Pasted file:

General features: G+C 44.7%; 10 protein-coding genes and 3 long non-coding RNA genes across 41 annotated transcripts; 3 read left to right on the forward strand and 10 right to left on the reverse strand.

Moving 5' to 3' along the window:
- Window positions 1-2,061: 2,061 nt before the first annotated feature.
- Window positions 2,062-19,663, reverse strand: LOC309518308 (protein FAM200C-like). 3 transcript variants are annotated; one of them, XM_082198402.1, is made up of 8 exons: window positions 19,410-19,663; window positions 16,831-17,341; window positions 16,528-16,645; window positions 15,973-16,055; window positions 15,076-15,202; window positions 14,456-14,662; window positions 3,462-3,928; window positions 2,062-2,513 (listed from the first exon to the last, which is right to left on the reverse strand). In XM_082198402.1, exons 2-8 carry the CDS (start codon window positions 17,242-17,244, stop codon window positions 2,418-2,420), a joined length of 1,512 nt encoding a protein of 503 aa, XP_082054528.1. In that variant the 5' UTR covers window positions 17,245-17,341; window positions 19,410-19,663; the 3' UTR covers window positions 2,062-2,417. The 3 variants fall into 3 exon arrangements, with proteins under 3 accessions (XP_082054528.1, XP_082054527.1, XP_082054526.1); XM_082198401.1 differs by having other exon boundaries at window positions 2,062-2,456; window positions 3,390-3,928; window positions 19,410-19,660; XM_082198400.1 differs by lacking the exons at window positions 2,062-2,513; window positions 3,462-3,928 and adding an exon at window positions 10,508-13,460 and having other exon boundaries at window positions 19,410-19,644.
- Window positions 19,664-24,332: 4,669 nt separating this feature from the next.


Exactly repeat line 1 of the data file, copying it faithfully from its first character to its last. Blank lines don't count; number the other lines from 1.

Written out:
General features: G+C 44.7%; 10 protein-coding genes and 3 long non-coding RNA genes across 41 annotated transcripts; 3 read left to right on the forward strand and 10 right to left on the reverse strand.